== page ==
The most commonly referenced goal I hear from couples in counseling is their desire to have better communication. It doesn’t take me long to see why they are failing –  they don’t follow the basic steps to a conversation. They argue about different subjects and don’t do a good job of understanding one another. Follow these six steps to have affective and successful conversations:

  1. Identify the subject
  • It’s astonishing to learn how many couples fight over different subjects, but believe they are talking about the same topic. Spend enough time on this step, in order to avoid a doomed conversation. There is no way you will have a productive conversation if you don’t agree what the real subject is. It’s often helpful to restate the agreed upon subject multiple times during the conversation just to ensure you both stay on topic.
  1. 1st person explains their thoughts and feelings about the subject. (It doesn’t matter who goes 1st or 2nd.)
  • This is your opportunity to share exactly what you think, feel, want or don’t want. Don’t try to guess what your partner is thinking, feeling, or going to say in response to your points. Use “I feel” or “I believe” and try avoiding “You” statements.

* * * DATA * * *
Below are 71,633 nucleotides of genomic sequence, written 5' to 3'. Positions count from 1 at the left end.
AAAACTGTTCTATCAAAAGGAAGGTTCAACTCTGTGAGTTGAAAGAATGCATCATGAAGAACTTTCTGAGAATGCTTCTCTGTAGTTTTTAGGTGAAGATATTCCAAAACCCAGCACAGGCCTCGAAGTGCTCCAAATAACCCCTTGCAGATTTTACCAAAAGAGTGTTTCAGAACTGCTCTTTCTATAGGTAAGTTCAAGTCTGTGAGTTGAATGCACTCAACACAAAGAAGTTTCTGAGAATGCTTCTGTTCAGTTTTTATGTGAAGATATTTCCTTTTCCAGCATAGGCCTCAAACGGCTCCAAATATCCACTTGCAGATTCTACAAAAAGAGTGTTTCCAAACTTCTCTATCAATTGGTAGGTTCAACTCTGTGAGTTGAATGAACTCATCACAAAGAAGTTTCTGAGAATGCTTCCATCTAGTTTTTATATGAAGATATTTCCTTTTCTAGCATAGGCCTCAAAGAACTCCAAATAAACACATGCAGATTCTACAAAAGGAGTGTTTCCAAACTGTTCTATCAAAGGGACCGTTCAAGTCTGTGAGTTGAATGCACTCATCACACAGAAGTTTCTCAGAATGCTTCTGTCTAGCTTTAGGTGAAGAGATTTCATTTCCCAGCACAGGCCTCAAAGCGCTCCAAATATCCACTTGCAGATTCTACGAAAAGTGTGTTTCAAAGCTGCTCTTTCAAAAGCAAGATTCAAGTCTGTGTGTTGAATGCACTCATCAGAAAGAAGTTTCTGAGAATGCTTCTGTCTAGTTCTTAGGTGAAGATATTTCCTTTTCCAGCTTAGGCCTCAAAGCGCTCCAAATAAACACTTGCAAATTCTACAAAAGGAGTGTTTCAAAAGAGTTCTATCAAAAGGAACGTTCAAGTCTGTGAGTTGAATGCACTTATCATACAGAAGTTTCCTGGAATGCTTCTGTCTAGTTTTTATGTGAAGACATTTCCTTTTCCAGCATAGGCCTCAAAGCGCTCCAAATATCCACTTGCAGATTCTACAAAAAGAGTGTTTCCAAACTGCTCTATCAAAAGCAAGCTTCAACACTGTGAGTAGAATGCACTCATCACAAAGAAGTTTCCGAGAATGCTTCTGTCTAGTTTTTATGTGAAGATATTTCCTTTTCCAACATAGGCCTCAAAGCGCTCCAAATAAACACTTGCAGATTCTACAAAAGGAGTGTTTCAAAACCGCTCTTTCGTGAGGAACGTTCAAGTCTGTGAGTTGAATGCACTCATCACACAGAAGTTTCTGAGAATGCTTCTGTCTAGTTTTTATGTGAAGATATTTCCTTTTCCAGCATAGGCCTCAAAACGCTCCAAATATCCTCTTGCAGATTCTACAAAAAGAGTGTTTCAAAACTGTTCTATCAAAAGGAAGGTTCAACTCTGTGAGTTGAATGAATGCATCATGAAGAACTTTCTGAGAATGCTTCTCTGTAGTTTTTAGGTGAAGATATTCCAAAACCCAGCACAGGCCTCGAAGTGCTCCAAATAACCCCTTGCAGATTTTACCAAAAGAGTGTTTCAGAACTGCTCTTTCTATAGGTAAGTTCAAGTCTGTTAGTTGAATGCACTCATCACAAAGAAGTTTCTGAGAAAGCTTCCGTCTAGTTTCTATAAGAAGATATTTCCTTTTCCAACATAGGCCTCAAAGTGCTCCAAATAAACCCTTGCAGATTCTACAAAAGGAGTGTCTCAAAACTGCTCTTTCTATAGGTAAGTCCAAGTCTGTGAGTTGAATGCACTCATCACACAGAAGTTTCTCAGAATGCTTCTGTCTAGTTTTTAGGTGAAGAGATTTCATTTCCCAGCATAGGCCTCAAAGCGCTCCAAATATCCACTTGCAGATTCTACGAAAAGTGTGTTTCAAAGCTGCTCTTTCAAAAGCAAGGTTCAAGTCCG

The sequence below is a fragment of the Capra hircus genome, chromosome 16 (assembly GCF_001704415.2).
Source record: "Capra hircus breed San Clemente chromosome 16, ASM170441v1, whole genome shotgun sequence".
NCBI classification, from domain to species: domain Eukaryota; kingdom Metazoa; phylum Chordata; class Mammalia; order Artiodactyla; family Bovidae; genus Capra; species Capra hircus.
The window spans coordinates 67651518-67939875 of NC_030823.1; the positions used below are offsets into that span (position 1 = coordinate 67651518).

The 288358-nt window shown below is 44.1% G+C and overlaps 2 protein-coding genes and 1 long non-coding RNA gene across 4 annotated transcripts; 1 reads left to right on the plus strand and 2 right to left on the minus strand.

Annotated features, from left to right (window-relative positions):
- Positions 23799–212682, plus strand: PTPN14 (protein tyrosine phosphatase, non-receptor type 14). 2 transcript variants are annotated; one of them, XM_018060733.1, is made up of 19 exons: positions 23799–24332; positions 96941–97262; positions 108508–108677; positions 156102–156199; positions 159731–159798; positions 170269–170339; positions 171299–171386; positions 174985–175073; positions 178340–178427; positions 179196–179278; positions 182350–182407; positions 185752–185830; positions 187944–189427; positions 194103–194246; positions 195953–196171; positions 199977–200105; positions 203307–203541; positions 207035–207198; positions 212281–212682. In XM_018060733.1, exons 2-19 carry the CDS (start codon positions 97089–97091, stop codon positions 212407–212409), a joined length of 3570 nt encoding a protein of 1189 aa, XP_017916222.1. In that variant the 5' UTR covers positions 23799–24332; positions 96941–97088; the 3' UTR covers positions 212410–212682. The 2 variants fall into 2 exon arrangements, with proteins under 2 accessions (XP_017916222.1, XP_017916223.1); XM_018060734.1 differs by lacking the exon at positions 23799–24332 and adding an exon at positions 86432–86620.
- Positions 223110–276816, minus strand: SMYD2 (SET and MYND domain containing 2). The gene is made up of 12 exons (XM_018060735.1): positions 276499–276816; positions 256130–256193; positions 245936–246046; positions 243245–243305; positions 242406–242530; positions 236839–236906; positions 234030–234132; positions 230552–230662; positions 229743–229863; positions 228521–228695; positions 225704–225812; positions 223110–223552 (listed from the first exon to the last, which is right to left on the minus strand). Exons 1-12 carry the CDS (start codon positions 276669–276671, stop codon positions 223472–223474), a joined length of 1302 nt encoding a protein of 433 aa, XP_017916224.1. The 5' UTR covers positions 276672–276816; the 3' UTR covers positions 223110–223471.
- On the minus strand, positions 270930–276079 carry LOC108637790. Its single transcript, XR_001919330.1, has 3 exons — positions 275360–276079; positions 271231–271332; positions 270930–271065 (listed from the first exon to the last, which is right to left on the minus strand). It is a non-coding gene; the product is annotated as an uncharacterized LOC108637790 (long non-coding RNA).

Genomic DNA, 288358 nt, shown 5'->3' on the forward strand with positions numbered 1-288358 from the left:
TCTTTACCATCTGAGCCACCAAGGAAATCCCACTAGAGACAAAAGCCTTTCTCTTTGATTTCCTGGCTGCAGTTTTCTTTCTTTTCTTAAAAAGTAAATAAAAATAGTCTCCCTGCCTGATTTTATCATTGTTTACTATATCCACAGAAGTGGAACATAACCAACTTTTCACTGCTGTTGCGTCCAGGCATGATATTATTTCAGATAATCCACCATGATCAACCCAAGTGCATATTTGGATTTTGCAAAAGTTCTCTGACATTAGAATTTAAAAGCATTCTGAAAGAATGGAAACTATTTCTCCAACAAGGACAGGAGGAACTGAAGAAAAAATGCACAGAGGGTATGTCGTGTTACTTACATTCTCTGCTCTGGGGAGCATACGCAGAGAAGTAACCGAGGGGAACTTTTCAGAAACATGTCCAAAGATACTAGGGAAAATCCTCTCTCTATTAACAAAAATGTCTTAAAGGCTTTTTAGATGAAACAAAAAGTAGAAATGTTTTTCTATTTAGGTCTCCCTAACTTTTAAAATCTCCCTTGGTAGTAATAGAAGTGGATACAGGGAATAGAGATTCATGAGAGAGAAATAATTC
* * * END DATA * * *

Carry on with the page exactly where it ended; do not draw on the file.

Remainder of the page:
1. 2nd person expresses understanding of what the 1st person shared or asks for clarification if they don’t understand. Once 1st person clarifies, 2nd person then validates (expresses understanding). Examples: “I hear you. Ok, that makes sense. I can understand where you are coming from.”
  2. 2nd person explains their thoughts and feelings about the subject.
  • This is your opportunity to share exactly what you think, feel, want or don’t want. Don’t try to guess what your partner is thinking, feeling, or going to say in response to your points. Use “I feel” or “I believe” and try avoiding “You” statements.
  1. 1st person expresses understanding of what the 2nd person shared or asks for clarification. Once 2nd person clarifies, 1st person then validates (expresses understanding). Examples: “I hear you. Ok, that makes sense. I can understand where you are coming from.
  2. Exercise comprise and practice using a team mentality (“we’re in this together”) and make a decision together. If you find yourselves stuck, the person who is more emotionally affected by the outcome gets to choose.

These steps should be used in all of your meaningful conversations. Follow them and enjoy the benefits of healthy communication.

– Joshua Emery